Johann Michael Vogl

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Johann Michael Vogl, lithograph by Josef Kriehuber

Johann Michael Vogl (August 10, 1768 – November 19,[1] 1840), was an Austrian baritone singer and composer. Though famous in his day, he is remembered mainly for his close professional relationship and friendship with composer Franz Schubert.

Vogl and Franz Schubert, caricatured by Franz von Schober

Vogl was born in Steyr. As a young man he enrolled at the Gymnasium at Kremsmünster, where he studied languages, philosophy, and sang in several musical productions by his friend Franz Süßmayr (the same man who completed Mozart's Requiem). In 1786 Vogl went to Vienna to study, and later to practice law. In 1795 he debuted at the Vienna Hofoper, and quickly attracted a following for both his acting capability and the beauty of his voice.

In 1813, Franz Schubert attended a performance of Gluck's Iphigénie en Tauride in which Vogl sang the role of Orestes; Schubert never forgot the experience and determined to write for Vogl. The following year, when Vogl sang the role of Pizarro at the premiere of the final version of Beethoven's Fidelio, it is said that the 17-year-old Schubert actually sold his schoolbooks in order to afford a ticket.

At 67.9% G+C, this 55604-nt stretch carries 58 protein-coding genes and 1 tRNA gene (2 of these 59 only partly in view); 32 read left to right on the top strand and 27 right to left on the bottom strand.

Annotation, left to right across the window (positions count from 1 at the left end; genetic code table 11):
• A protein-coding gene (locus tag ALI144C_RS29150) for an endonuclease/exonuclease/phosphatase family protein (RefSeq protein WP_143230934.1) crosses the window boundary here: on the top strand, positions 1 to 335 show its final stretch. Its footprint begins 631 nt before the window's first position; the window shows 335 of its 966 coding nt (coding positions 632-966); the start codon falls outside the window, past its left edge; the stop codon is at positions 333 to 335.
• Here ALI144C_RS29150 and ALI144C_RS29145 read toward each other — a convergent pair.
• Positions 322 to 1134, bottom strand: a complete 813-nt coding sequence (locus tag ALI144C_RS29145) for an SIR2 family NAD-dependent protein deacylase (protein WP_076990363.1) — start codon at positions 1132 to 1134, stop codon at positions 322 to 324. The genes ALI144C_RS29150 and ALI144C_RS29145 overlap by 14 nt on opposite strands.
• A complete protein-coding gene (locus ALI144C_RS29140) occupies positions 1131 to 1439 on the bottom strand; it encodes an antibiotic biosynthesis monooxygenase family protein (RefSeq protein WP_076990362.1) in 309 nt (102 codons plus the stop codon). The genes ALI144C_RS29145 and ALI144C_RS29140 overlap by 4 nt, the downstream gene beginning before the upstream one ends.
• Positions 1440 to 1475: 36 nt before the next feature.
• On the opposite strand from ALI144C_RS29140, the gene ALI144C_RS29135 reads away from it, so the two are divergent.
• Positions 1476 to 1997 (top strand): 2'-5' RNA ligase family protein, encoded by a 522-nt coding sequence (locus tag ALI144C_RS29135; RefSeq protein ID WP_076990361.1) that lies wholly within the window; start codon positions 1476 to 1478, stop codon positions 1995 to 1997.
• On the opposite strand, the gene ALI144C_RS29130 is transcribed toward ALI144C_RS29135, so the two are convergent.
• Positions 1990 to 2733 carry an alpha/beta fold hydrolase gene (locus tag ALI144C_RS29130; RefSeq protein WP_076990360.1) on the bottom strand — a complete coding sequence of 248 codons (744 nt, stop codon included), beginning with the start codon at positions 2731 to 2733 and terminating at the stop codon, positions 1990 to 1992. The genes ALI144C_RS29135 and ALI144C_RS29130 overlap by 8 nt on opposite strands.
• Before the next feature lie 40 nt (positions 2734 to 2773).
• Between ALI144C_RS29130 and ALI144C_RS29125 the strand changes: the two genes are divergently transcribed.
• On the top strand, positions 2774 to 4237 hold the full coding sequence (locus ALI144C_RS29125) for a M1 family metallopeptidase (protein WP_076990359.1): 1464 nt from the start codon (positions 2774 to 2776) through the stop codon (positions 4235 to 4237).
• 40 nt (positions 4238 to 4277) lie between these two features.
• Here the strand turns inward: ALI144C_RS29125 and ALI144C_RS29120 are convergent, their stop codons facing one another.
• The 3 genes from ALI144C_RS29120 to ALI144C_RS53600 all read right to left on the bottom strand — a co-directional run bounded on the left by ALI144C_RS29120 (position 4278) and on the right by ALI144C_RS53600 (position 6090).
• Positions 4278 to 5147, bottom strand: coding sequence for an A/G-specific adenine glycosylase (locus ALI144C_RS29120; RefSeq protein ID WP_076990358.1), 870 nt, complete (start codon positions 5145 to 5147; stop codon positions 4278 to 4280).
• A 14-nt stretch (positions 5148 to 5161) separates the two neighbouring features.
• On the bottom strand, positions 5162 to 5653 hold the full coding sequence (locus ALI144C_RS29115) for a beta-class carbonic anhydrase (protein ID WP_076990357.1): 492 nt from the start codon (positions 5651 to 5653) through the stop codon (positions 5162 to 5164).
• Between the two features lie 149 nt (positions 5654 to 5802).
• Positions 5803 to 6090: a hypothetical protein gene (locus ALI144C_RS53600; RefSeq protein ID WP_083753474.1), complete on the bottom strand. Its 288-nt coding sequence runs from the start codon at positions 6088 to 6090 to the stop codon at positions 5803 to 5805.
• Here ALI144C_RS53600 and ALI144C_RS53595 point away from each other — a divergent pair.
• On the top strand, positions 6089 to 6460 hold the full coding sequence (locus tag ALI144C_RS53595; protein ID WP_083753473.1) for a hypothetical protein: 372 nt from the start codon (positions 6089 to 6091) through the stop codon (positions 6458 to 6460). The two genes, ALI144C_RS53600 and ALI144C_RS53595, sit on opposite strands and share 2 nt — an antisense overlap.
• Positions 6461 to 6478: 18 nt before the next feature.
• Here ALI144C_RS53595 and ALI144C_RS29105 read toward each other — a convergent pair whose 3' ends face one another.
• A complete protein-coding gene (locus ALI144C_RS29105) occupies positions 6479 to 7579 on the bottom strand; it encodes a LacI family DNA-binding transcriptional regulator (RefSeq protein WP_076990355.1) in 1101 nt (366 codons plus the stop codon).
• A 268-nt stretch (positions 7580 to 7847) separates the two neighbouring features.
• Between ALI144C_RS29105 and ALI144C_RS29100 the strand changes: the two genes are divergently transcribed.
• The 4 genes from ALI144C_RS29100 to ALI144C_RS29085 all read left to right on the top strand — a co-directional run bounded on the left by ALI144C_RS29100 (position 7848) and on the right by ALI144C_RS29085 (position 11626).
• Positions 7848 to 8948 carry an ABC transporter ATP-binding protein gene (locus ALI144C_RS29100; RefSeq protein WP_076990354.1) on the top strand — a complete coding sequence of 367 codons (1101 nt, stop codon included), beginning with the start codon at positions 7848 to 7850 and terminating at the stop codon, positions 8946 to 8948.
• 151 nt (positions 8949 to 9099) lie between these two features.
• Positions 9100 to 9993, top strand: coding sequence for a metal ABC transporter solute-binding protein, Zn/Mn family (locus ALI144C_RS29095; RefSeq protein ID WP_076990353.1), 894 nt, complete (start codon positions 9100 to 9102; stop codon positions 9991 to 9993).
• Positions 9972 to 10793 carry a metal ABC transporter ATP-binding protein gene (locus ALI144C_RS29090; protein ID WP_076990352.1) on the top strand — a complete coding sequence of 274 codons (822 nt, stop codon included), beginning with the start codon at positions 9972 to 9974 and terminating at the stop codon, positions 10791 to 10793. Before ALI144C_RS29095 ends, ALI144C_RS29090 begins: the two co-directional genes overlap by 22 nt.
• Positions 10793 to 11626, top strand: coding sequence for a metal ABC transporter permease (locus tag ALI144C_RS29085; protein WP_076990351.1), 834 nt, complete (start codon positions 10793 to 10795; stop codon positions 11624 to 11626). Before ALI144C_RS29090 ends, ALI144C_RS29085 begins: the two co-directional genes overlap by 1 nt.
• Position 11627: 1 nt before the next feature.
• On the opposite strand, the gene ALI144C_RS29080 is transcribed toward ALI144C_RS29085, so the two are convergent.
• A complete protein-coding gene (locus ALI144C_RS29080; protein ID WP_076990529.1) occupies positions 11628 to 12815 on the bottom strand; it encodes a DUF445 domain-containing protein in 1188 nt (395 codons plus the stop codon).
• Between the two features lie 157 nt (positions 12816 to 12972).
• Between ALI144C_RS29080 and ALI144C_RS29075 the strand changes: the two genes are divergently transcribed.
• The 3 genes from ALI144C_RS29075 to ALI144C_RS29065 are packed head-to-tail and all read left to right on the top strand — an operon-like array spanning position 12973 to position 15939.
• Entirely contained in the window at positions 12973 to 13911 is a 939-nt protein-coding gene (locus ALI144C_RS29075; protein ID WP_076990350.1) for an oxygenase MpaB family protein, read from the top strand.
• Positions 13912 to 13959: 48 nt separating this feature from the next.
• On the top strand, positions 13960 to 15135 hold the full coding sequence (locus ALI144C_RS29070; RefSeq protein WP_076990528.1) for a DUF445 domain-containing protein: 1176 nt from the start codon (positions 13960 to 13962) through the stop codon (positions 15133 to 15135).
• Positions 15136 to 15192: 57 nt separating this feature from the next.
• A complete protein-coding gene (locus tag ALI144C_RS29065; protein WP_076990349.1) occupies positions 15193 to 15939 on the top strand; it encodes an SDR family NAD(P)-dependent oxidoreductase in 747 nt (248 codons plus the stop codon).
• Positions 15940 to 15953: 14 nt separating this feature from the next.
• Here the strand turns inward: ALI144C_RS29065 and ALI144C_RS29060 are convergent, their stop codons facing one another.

When composer and singer finally met, in 1817, Vogl was as impressed with the quality of Schubert's music as Schubert was with Vogl's singing. Schubert wrote many of his subsequent songs with Vogl in mind. One of their early successes was an 1821 performance of Der Erlkönig, prior to its publication and to significant popular acclaim.

Rarely in music history has the relationship of a composer and a specific singer been so musically productive. Vogl continued to sing Schubert's music after the death of his friend in 1828, famously singing a complete performance of Winterreise accompanied by the pianist Emanuel Mikschik shortly before his own death on the twelfth anniversary of the death of his friend. He died in Vienna.

Literature[edit]

References[edit]

  1. ^ Michael Lorenz: Studien zum Schubertkreis, Phil. Diss. Vienna, 2001